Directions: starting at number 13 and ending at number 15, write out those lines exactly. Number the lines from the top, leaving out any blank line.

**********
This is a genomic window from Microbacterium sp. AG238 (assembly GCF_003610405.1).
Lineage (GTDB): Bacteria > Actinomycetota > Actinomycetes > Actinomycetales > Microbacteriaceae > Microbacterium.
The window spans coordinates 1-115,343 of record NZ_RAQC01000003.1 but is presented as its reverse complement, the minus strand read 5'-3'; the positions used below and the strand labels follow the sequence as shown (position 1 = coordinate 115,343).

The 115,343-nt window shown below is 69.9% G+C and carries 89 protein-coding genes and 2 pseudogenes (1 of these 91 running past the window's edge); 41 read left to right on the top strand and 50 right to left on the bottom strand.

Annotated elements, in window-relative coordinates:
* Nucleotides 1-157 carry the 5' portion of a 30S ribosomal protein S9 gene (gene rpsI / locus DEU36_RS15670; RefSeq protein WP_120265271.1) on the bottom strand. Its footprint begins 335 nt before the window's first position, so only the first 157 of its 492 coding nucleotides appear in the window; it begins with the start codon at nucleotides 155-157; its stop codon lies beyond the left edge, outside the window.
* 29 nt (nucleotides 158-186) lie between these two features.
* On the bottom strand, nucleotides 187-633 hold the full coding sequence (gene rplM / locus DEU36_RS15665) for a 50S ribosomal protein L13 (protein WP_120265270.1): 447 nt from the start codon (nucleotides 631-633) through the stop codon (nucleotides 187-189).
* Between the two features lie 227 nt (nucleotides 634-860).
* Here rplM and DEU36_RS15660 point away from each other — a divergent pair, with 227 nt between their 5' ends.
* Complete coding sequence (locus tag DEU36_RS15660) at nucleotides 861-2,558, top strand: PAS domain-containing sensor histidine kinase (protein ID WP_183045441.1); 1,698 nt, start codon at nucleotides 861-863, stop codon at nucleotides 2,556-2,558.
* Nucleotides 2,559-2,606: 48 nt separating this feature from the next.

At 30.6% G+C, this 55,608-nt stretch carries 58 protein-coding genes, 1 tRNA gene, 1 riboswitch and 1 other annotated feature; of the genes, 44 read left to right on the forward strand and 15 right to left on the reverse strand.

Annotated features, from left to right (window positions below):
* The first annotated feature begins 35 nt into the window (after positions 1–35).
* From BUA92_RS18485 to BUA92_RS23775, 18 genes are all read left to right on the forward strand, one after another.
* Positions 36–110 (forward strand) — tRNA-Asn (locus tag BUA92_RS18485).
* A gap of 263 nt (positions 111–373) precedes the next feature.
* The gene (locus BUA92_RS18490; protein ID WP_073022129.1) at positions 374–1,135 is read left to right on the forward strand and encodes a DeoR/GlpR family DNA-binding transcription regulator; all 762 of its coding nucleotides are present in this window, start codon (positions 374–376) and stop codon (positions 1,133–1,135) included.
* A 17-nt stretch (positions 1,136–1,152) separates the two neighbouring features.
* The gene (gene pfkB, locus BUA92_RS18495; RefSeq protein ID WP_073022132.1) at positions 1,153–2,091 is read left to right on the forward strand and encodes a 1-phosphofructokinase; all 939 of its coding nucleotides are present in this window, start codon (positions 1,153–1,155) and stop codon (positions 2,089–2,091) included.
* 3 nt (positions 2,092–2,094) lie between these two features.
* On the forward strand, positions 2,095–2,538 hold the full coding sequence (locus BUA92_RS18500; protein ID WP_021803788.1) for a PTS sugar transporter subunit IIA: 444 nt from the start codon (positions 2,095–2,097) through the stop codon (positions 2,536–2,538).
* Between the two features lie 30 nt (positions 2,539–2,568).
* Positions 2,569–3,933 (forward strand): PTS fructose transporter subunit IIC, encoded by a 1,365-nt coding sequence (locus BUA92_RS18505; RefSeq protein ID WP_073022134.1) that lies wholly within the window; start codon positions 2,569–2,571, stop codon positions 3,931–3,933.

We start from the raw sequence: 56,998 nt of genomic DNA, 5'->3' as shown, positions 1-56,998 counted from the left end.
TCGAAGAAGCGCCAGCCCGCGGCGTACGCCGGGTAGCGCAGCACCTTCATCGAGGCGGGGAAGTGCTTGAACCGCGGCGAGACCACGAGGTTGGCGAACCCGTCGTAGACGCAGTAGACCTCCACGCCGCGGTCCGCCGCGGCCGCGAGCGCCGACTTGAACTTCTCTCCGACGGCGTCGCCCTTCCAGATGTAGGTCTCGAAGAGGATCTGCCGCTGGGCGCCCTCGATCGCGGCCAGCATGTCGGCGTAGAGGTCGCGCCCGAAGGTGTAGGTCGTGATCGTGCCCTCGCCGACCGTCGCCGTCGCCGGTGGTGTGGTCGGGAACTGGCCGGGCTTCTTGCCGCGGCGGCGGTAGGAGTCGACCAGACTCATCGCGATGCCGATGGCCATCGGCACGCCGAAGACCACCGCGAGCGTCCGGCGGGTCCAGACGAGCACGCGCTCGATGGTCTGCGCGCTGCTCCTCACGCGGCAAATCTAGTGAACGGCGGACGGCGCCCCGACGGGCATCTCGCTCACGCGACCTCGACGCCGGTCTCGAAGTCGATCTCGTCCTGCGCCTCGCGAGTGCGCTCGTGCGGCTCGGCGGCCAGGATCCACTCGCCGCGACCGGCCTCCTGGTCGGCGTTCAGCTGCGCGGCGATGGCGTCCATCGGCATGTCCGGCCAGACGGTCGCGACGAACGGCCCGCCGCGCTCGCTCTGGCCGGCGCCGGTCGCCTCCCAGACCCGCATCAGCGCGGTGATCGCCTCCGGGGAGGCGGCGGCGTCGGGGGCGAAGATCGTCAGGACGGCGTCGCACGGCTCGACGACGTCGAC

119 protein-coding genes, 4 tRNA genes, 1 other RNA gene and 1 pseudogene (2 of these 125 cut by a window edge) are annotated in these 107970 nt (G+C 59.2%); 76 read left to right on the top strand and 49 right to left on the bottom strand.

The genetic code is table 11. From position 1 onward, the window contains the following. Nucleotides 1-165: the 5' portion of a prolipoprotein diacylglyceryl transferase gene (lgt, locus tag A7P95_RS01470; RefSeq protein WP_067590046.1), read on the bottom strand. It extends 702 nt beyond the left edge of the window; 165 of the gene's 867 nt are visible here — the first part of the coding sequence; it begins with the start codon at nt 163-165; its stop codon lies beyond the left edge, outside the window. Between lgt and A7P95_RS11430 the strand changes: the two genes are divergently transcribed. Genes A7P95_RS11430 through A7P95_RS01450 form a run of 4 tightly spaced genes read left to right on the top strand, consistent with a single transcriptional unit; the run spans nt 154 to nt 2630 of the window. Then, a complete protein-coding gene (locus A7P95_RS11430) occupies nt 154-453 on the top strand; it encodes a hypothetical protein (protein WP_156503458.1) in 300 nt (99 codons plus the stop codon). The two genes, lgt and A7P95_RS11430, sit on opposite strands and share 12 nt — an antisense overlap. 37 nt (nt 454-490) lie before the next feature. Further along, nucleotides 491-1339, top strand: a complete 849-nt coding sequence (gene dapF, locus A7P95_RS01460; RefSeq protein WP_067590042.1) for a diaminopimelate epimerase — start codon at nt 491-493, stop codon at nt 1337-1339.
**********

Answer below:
At 30.6% G+C, this 55,608-nt stretch carries 58 protein-coding genes, 1 tRNA gene, 1 riboswitch and 1 other annotated feature; of the genes, 44 read left to right on the forward strand and 15 right to left on the reverse strand.

Annotated features, from left to right (window positions below):
* The first annotated feature begins 35 nt into the window (after positions 1–35).